Yesterday the front page of Tasmania’s Examiner read “End of war in Tassie’s forests?”. Today it is “Policy cut down: Environment groups attack forestry plan.”
The war was meant to end in 1997 with the Regional Forest Agreement (RFA). But the campaigning never stopped.
In the deal signed on Friday between Tasmanian Premier Paul Lennon and the PM something like 90 per cent of the forest in the northwest know as the Tarkine will now be ‘protected’ from logging.
The campaigners, however, are complaining because the area won’t be World Heritage listed – not even given National Park status. I understand that while logging is now banned there is still potential for cattle grazing and mining.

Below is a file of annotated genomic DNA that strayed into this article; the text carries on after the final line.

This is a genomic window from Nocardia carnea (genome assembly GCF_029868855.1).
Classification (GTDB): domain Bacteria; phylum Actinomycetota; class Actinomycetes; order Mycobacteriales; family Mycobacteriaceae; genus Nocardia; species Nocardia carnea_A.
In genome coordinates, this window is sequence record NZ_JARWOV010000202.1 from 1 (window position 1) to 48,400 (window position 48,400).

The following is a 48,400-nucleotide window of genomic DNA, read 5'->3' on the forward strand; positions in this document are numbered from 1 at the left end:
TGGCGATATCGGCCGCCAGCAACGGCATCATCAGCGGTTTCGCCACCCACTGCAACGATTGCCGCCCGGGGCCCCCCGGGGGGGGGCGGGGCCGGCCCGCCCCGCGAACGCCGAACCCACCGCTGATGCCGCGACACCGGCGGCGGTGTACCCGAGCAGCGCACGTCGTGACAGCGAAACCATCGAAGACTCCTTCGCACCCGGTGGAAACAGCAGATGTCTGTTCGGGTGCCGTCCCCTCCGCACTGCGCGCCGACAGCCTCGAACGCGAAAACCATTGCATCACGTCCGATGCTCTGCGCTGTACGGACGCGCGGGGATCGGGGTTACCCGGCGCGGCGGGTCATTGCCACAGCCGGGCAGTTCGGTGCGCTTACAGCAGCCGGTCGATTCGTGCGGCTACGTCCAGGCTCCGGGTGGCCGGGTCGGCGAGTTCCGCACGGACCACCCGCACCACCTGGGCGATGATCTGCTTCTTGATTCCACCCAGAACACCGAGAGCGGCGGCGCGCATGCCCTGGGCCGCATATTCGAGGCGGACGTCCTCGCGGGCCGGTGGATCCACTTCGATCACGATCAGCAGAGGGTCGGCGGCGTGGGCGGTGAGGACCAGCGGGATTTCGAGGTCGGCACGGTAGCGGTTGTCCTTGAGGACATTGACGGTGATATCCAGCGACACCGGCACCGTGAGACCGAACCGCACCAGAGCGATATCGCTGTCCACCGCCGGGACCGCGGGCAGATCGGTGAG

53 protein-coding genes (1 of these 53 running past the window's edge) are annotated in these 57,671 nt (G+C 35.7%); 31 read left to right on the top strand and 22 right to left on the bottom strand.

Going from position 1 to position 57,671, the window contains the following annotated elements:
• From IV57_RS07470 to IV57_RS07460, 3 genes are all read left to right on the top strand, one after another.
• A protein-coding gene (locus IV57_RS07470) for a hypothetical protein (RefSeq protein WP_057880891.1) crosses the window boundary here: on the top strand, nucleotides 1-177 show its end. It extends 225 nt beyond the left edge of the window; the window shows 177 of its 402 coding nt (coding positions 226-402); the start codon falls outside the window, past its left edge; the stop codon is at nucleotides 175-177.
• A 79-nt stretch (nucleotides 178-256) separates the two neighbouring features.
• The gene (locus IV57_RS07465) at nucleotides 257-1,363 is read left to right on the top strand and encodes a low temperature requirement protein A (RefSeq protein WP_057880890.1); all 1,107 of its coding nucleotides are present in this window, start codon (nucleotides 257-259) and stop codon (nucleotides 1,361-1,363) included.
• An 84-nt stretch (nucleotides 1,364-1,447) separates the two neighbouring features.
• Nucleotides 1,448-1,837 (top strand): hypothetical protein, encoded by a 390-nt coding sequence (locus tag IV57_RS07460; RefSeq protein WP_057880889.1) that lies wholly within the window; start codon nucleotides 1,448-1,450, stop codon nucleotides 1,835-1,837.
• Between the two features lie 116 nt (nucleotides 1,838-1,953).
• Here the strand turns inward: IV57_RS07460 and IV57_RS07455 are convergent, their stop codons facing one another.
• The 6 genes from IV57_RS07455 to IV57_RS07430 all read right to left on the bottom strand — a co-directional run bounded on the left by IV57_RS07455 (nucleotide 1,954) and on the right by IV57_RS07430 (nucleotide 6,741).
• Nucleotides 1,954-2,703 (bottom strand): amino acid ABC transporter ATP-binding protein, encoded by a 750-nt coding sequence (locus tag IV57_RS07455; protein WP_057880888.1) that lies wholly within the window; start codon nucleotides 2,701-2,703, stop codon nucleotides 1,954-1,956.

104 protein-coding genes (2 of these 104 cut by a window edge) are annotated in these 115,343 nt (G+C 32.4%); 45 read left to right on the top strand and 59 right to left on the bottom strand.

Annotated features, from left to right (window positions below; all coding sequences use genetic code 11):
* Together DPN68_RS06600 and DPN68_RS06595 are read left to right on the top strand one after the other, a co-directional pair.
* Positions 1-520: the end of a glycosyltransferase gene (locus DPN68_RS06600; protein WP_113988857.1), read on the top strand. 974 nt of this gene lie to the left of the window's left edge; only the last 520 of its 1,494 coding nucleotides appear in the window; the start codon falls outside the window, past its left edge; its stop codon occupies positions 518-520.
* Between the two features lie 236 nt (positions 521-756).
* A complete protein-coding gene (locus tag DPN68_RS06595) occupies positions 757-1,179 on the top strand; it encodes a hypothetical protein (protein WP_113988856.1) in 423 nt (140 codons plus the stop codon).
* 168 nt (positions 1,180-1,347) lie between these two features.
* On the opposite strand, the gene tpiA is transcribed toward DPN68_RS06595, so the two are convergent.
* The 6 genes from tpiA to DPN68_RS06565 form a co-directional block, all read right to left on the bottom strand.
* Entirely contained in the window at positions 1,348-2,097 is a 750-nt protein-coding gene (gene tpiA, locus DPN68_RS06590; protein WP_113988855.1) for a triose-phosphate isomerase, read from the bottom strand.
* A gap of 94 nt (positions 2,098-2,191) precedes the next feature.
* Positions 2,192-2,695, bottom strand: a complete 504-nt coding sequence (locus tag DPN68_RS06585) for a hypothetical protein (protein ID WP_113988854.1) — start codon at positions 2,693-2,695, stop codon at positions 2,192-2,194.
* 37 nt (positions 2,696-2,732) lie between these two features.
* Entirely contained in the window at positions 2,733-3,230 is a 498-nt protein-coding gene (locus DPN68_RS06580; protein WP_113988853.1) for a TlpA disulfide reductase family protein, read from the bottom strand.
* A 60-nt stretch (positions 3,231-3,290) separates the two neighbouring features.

The timber industry gets money for restructuring etcetera. In fact the $250 million package promised by the PM on Friday is a lot more than the $110 million which came with the 1997 RFA.
There are a whole lot of other components to the deal including banning the use of the poison 1080 in state forests from January. There is apparently no alternative effective control for ‘browsing’ animals who can destroy seedlings in new forest planting, but $4 million has been promised for research.